CPSC Promulgates Final Rule Regarding Publicly Available Consumer Product Safety Information Database
On December 9, 2010, the U.S. Consumer Product Safety Commission (CPSC) promulgated the final rule establishing a publicly available consumer product safety information database, as required by Section 212 of the Consumer Product Safety Improvement Act of 2008 (CPSIA). The database must be publicly available, searchable, and accessible through CPSC’s website. CPSC’s final rule interprets various statutory requirements pertaining to the information to include in the database, and establishes provisions regarding submitting reports of harm; providing notice of reports of harm to manufacturers; publishing reports of harm and manufacturer comments in the database; and dealing with confidential and materially inaccurate information. The final rule is effective January 10, 2011. According to CPSC’s website, it will launch the database on March 11, 2011. More information regarding the database is available online.
Under the final rule, to submit a report of harm for inclusion in the database, a consumer must describe the product involved, and at a minimum, include a word or phrase sufficient to distinguish the product as a consumer product, a component part of a consumer product, or a product or substance CPSC regulates. The consumer must identify the manufacturer or private labeler; describe the injury; provide information that will allow CPSC to contact the submitter; affirmatively verify that the report submitted is true; and give CPSC permission to put the report in the database. The final rule states that, “to the extent practicable,” CPSC will transmit a report of harm to the manufacturer or private labeler within five business days of submission of the completed report of harm. The manufacturer has ten business days to comment on the report, or submit a claim that the report contains confidential or materially inaccurate information, before CPSC posts it in the database.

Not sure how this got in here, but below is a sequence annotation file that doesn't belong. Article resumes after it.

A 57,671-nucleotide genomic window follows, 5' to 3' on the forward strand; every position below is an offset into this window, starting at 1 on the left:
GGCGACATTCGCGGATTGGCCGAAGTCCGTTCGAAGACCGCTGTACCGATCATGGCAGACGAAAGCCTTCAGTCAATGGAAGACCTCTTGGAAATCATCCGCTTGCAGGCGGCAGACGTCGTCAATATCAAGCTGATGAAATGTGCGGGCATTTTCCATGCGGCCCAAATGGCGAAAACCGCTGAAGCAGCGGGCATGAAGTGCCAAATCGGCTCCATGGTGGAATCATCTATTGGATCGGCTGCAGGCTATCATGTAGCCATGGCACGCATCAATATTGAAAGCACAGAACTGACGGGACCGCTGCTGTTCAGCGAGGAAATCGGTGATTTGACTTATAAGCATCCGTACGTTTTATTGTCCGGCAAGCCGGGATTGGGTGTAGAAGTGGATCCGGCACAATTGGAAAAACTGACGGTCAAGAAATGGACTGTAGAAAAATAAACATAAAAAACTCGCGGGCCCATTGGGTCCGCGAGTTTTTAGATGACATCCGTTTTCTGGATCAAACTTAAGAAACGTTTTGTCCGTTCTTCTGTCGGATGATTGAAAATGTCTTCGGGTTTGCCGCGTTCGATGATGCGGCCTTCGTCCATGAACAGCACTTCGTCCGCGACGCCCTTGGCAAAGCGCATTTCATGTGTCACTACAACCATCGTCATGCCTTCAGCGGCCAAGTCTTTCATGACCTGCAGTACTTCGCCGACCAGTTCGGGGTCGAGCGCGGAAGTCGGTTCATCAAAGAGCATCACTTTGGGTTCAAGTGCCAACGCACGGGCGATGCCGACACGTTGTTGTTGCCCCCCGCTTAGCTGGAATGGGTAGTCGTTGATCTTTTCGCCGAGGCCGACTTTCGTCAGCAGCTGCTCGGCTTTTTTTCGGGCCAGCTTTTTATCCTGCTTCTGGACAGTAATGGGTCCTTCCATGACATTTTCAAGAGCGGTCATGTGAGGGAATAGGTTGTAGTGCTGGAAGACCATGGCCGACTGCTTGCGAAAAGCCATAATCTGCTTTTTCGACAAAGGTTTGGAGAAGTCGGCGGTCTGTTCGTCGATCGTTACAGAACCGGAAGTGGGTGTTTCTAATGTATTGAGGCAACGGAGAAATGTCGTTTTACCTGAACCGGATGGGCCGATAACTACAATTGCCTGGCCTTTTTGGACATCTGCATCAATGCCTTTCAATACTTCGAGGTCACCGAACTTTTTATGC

The final rule includes provisions for a manufacturer or private labeler to register with CPSC. Under the final rule, there are several advantages to registration. Those who register may submit comments through a manufacturer portal that CPSC will maintain on its website. CPSC will use the method of transmission and contact information provided during registration to transmit reports of harm to a manufacturer or private labeler. For those who have not registered, CPSC “will send reports of harm through the United States mail to the firm’s principal place of business, unless the Commission selects another equally effective method of transmission.” Since CPSC must receive a request for the designation of confidential information within ten business days after CPSC transmits the report of harm to the manufacturer or private labeler, the method of transmission for reports will be critical. If a request for confidential treatment is submitted in a timely fashion, CPSC will either make a determination on the claim prior to posting on the tenth business day after transmittal or, as a matter of policy, redact the allegedly confidential information from a report of harm before publication in the database, until it makes a determination regarding confidential treatment.
As noted in our earlier memorandum available online, consumer product manufacturers should prepare now to respond to the reports of harm in the database. Manufacturers will need to ensure that reports of harm do not include materially inaccurate or confidential and proprietary information. Manufacturers will also need to weigh whether to prepare comments on the reports of harm for inclusion on the database. As CPSC notes on its website, from December 10, 2010, it is only 91 days until the public database launches.